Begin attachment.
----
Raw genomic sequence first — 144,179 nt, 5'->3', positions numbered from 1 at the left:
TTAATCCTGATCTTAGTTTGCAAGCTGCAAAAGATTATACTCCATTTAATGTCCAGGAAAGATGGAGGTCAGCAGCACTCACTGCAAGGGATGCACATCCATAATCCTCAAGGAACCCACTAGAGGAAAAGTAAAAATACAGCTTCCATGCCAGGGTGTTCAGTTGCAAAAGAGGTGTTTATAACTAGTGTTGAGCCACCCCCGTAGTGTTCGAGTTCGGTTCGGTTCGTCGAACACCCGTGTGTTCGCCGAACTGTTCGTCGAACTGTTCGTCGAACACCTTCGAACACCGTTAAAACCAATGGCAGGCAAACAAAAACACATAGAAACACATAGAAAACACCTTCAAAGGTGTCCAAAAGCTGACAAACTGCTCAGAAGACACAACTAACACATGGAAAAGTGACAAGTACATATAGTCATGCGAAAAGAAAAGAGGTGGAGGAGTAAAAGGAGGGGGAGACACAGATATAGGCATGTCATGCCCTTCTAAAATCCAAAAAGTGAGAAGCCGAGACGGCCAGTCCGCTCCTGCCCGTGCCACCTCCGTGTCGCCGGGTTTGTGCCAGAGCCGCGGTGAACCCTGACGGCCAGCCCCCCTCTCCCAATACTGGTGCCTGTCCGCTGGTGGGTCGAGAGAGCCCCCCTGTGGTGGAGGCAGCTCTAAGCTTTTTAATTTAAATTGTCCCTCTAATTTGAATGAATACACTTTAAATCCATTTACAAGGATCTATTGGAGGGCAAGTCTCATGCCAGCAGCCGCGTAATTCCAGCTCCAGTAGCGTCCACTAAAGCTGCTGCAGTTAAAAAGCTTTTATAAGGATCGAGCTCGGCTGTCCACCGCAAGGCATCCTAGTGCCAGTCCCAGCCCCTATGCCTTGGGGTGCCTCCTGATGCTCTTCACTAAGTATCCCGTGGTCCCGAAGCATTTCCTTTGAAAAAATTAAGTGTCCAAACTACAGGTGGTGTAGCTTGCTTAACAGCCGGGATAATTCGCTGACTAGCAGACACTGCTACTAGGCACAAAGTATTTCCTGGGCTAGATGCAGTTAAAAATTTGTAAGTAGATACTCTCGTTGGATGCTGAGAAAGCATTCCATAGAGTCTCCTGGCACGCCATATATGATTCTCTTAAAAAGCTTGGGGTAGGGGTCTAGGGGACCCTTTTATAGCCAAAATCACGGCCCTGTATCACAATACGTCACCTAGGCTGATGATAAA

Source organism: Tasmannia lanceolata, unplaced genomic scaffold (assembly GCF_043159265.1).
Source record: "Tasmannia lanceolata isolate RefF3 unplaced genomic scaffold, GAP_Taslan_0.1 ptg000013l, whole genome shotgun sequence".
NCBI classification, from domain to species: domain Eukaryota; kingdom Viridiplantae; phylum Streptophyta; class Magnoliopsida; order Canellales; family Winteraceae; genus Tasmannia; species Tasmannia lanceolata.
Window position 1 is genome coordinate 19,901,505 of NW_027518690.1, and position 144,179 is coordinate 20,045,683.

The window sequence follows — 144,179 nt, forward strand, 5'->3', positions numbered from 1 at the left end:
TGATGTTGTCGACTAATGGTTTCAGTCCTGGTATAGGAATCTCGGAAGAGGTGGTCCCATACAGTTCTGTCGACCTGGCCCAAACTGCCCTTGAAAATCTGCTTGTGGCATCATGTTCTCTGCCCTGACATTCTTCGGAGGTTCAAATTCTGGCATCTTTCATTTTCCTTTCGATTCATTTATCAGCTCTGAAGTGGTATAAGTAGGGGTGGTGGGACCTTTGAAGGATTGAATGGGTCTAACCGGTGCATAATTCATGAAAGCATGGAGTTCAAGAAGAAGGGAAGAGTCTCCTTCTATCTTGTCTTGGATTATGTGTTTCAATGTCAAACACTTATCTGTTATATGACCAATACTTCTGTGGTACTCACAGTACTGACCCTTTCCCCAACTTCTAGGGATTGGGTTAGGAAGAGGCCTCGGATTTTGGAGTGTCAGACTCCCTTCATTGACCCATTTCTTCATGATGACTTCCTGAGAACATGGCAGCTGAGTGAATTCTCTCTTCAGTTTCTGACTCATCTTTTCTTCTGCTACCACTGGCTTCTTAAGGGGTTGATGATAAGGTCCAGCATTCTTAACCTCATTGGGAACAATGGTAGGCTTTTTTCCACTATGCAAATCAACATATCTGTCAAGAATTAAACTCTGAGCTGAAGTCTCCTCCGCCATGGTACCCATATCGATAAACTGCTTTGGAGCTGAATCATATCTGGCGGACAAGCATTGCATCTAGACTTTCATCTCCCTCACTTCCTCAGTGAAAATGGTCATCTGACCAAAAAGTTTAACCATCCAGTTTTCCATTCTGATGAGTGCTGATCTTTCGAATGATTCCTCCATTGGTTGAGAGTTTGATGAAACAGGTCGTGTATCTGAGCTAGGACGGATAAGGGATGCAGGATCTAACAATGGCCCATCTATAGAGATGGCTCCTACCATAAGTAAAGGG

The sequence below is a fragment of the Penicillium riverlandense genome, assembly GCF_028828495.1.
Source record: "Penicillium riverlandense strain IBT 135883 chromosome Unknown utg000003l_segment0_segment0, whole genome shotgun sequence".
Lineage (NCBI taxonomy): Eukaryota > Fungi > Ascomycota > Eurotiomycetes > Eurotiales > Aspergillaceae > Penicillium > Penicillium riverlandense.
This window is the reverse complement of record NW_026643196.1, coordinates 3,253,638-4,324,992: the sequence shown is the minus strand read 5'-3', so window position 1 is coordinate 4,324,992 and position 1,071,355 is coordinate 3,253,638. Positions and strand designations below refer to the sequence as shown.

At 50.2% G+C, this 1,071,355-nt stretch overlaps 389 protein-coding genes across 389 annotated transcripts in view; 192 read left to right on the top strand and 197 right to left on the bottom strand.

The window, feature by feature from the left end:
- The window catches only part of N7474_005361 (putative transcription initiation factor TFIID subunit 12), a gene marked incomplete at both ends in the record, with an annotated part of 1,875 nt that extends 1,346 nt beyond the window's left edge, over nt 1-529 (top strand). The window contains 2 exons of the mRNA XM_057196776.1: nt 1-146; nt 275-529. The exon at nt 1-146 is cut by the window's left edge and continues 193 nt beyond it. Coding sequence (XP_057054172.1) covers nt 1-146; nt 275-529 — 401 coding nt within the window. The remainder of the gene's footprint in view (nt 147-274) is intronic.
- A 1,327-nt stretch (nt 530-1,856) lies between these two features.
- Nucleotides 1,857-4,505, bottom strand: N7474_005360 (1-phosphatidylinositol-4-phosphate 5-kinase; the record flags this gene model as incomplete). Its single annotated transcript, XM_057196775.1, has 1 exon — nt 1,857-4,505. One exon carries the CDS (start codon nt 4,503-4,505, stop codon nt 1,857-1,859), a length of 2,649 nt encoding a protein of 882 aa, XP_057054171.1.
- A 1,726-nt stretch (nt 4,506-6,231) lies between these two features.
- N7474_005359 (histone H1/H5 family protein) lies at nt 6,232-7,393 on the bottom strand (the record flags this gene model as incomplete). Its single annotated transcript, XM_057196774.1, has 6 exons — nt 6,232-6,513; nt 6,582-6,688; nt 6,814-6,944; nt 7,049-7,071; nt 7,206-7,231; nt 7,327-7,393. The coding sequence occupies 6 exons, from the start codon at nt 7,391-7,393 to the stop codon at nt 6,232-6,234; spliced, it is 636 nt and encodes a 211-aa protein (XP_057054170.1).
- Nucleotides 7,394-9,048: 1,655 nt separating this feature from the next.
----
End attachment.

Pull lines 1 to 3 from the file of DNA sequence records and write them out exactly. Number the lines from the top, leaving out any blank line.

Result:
Raw genomic sequence first — 144,179 nt, 5'->3', positions numbered from 1 at the left:
TTAATCCTGATCTTAGTTTGCAAGCTGCAAAAGATTATACTCCATTTAATGTCCAGGAAAGATGGAGGTCAGCAGCACTCACTGCAAGGGATGCACATCCATAATCCTCAAGGAACCCACTAGAGGAAAAGTAAAAATACAGCTTCCATGCCAGGGTGTTCAGTTGCAAAAGAGGTGTTTATAACTAGTGTTGAGCCACCCCCGTAGTGTTCGAGTTCGGTTCGGTTCGTCGAACACCCGTGTGTTCGCCGAACTGTTCGTCGAACTGTTCGTCGAACACCTTCGAACACCGTTAAAACCAATGGCAGGCAAACAAAAACACATAGAAACACATAGAAAACACCTTCAAAGGTGTCCAAAAGCTGACAAACTGCTCAGAAGACACAACTAACACATGGAAAAGTGACAAGTACATATAGTCATGCGAAAAGAAAAGAGGTGGAGGAGTAAAAGGAGGGGGAGACACAGATATAGGCATGTCATGCCCTTCTAAAATCCAAAAAGTGAGAAGCCGAGACGGCCAGTCCGCTCCTGCCCGTGCCACCTCCGTGTCGCCGGGTTTGTGCCAGAGCCGCGGTGAACCCTGACGGCCAGCCCCCCTCTCCCAATACTGGTGCCTGTCCGCTGGTGGGTCGAGAGAGCCCCCCTGTGGTGGAGGCAGCTCTAAGCTTTTTAATTTAAATTGTCCCTCTAATTTGAATGAATACACTTTAAATCCATTTACAAGGATCTATTGGAGGGCAAGTCTCATGCCAGCAGCCGCGTAATTCCAGCTCCAGTAGCGTCCACTAAAGCTGCTGCAGTTAAAAAGCTTTTATAAGGATCGAGCTCGGCTGTCCACCGCAAGGCATCCTAGTGCCAGTCCCAGCCCCTATGCCTTGGGGTGCCTCCTGATGCTCTTCACTAAGTATCCCGTGGTCCCGAAGCATTTCCTTTGAAAAAATTAAGTGTCCAAACTACAGGTGGTGTAGCTTGCTTAACAGCCGGGATAATTCGCTGACTAGCAGACACTGCTACTAGGCACAAAGTATTTCCTGGGCTAGATGCAGTTAAAAATTTGTAAGTAGATACTCTCGTTGGATGCTGAGAAAGCATTCCATAGAGTCTCCTGGCACGCCATATATGATTCTCTTAAAAAGCTTGGGGTAGGGGTCTAGGGGACCCTTTTATAGCCAAAATCACGGCCCTGTATCACAATACGTCACCTAGGCTGATGATAAA

Source organism: Tasmannia lanceolata, unplaced genomic scaffold (assembly GCF_043159265.1).